“LAST week the Echo revealed that out of four local MPs asked about their tax affairs, only one (Ben Bradshaw) answered the questions put. And one (East Devon’s MP, Hugo Swire) wrote an extraordinary furious letter to the paper in response.
While steadfastly refusing to address the queries put to him, Mr Swire embarked on a furious tirade against those of us he sees as intruding into personal issues.
Tax avoidance by big business has been a hobby horse of mine since I campaigned in the general election last year.
I find it shocking that there is one rule for super wealthy oligarchs and multi-nationals – which have the potential to make massive contributions to public services, and another for the rest of us. Last year, despite its monumental profits, Facebook paid just £4,000 corporation tax in this country!
Of course, such financial contributions to the treasury are especially vital at a time of austerity when public sector budgets are subjected to crippling and swingeing cuts.
Those with the least are always hit the hardest when this happens, as they rely more on public services, such as benefits, buses and care, than the wealthy, who can afford cars, private healthcare and have access to plenty of cash.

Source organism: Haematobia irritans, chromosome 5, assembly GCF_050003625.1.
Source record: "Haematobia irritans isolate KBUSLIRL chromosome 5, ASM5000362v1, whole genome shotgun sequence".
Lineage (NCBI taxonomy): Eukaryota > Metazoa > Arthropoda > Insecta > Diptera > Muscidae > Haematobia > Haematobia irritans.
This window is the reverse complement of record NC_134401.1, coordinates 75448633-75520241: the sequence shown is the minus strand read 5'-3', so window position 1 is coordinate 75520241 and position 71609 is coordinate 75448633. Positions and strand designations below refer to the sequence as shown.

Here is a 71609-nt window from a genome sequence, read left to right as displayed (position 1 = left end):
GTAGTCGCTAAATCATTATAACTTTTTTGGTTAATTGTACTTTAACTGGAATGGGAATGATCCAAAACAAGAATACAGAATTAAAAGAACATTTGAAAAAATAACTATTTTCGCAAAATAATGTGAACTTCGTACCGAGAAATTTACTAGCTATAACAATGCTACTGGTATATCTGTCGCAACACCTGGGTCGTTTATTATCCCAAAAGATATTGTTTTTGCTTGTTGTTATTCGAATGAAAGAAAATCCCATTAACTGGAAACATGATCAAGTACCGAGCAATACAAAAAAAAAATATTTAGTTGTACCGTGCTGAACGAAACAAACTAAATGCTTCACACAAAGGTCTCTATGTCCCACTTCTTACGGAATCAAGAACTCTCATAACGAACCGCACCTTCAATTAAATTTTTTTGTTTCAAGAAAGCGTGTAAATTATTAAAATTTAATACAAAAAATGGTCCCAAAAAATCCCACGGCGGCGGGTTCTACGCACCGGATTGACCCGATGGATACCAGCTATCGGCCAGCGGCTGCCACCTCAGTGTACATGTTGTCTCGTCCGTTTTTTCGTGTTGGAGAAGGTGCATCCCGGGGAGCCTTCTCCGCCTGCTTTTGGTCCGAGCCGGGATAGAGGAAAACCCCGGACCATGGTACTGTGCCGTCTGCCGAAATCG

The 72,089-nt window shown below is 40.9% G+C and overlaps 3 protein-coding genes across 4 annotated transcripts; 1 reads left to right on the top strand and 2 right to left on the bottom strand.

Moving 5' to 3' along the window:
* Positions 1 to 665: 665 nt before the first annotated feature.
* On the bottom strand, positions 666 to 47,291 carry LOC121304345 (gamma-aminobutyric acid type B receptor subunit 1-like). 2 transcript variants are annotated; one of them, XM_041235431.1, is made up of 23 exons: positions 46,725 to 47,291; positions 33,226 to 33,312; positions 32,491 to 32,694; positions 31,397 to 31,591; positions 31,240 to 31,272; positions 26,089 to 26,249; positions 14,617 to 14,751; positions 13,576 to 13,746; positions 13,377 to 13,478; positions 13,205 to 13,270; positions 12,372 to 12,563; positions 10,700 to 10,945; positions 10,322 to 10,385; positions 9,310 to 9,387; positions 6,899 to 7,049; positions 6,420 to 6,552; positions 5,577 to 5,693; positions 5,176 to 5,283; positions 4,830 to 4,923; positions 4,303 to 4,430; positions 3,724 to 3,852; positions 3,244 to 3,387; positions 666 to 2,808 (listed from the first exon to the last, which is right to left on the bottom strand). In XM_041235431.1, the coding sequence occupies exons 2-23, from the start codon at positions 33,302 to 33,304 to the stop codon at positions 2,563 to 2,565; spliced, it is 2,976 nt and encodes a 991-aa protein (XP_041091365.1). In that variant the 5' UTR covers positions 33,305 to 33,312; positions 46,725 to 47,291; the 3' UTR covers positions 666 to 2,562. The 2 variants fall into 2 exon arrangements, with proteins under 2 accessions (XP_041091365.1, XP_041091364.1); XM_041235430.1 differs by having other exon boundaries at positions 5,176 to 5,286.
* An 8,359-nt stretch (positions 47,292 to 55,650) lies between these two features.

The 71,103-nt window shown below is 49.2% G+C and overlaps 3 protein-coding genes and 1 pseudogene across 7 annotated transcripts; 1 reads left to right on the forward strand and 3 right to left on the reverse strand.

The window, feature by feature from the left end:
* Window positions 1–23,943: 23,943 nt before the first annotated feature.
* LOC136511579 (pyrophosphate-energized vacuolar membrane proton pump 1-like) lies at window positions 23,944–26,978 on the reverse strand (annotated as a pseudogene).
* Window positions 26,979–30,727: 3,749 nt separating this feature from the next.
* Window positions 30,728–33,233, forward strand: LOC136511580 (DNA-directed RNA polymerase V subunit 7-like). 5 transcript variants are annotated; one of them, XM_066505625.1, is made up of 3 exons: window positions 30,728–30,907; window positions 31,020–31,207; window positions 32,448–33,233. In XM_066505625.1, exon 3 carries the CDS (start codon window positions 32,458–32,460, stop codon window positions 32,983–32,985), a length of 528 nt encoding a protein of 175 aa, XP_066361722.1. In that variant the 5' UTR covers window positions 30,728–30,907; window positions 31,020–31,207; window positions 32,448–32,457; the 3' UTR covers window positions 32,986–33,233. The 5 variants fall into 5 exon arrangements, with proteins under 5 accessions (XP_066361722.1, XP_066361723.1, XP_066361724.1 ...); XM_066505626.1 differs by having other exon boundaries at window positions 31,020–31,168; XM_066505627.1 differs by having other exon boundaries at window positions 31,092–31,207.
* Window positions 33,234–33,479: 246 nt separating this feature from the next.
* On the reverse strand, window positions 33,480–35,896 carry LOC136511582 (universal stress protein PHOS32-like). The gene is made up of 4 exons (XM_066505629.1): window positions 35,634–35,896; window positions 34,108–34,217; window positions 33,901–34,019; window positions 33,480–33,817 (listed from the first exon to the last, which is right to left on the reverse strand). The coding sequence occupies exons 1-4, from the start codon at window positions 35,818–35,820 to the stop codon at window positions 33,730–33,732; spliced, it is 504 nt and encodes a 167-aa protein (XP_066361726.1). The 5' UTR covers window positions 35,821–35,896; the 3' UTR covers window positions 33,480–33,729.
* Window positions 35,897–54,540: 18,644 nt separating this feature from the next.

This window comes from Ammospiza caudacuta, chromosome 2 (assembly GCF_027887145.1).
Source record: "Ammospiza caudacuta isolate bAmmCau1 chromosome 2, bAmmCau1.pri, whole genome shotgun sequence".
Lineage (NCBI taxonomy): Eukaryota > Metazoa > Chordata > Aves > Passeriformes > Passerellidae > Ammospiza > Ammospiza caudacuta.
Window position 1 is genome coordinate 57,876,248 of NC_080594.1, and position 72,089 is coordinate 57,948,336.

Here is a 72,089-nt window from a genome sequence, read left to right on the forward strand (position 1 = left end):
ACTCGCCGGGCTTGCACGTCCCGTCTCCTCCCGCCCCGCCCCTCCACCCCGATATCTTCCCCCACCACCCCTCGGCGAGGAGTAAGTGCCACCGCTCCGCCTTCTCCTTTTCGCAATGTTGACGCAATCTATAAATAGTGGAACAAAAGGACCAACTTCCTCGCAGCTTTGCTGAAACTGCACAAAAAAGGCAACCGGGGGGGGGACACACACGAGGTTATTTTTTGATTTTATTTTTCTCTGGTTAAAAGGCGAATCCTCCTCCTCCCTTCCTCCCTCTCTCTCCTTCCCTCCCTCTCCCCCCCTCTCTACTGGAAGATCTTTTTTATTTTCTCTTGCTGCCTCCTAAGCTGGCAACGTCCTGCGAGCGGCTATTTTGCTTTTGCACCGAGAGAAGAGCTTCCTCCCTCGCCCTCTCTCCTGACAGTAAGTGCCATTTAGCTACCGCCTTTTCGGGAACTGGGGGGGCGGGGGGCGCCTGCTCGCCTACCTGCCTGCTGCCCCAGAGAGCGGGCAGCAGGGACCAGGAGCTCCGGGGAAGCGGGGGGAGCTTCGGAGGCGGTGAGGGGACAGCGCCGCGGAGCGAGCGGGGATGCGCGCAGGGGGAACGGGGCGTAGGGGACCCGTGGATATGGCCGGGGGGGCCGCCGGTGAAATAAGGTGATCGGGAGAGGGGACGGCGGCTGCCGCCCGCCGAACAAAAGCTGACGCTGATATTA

I organised a demonstration against aggressive tax avoidance outside the Sidmouth Conservative club, in February, where Mr Swire often holds his surgeries.
I also lodged a motion (which the Devon County Council Conservative leadership hopes they have kicked into the long grass) aimed at clamping down on tax avoidance by county council contractors.
The final debate on this will be on May 12 at full council.
Mr Swire dislikes that the prime minister and chancellor have published their tax returns, describing the move as a “difficult precedent.”
But Mr Swire, didn’t the prime minister publicly pillory Jimmy Carr for his tax avoidance activities?
And doesn’t Mr Osborne say how keen he is to get big business such as Facebook and Google to pay tax more equivalent to their income generated in the UK?
Mr Swire suggests that if MPs are to be asked about their tax affairs people in public life should also be scrutinised, including newspaper editors, BBC journalists and councillors.
This is perhaps an issue for discussion, however, as I see it there are two big distinctions between MPs and newspaper editors or BBC journalists. A journalist’s job is to report the news. But an MP’s job is to make decisions, pass laws and act for their constituents. They are in a position of trust and are paid very well for that position… with money from the British taxpayer.
The taxpayers who pay the East Devon MP’s generous salary deserve a bit of openness about his tax affairs, now the public interest has understandably rocketed in the ongoing scandal that is tax avoidance.”
No doubt we haven’t heard the last of this story.